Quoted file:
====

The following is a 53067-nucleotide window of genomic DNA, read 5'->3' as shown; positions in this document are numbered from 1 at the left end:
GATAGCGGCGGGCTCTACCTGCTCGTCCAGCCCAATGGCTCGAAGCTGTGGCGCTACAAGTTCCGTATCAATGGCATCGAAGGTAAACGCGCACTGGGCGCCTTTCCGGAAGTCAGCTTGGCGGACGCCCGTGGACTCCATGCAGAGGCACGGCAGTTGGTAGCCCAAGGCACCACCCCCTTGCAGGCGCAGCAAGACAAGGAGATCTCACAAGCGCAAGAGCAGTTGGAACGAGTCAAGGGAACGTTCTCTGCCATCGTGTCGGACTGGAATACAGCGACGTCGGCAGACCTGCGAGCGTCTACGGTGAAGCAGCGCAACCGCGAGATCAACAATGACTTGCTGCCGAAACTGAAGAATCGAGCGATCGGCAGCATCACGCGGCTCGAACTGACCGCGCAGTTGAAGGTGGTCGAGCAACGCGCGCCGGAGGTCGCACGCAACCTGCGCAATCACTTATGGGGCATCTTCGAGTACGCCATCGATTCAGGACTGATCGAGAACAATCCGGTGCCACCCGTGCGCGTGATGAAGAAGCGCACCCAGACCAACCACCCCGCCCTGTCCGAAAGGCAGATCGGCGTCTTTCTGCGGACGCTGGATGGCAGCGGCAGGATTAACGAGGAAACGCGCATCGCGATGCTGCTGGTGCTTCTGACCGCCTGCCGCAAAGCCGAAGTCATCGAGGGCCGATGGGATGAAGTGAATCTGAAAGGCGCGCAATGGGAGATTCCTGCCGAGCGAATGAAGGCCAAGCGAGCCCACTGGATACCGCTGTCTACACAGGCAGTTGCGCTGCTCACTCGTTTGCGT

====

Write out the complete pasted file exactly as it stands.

The following is a 53067-nucleotide window of genomic DNA, read 5'->3' as shown; positions in this document are numbered from 1 at the left end:
GATAGCGGCGGGCTCTACCTGCTCGTCCAGCCCAATGGCTCGAAGCTGTGGCGCTACAAGTTCCGTATCAATGGCATCGAAGGTAAACGCGCACTGGGCGCCTTTCCGGAAGTCAGCTTGGCGGACGCCCGTGGACTCCATGCAGAGGCACGGCAGTTGGTAGCCCAAGGCACCACCCCCTTGCAGGCGCAGCAAGACAAGGAGATCTCACAAGCGCAAGAGCAGTTGGAACGAGTCAAGGGAACGTTCTCTGCCATCGTGTCGGACTGGAATACAGCGACGTCGGCAGACCTGCGAGCGTCTACGGTGAAGCAGCGCAACCGCGAGATCAACAATGACTTGCTGCCGAAACTGAAGAATCGAGCGATCGGCAGCATCACGCGGCTCGAACTGACCGCGCAGTTGAAGGTGGTCGAGCAACGCGCGCCGGAGGTCGCACGCAACCTGCGCAATCACTTATGGGGCATCTTCGAGTACGCCATCGATTCAGGACTGATCGAGAACAATCCGGTGCCACCCGTGCGCGTGATGAAGAAGCGCACCCAGACCAACCACCCCGCCCTGTCCGAAAGGCAGATCGGCGTCTTTCTGCGGACGCTGGATGGCAGCGGCAGGATTAACGAGGAAACGCGCATCGCGATGCTGCTGGTGCTTCTGACCGCCTGCCGCAAAGCCGAAGTCATCGAGGGCCGATGGGATGAAGTGAATCTGAAAGGCGCGCAATGGGAGATTCCTGCCGAGCGAATGAAGGCCAAGCGAGCCCACTGGATACCGCTGTCTACACAGGCAGTTGCGCTGCTCACTCGTTTGCGT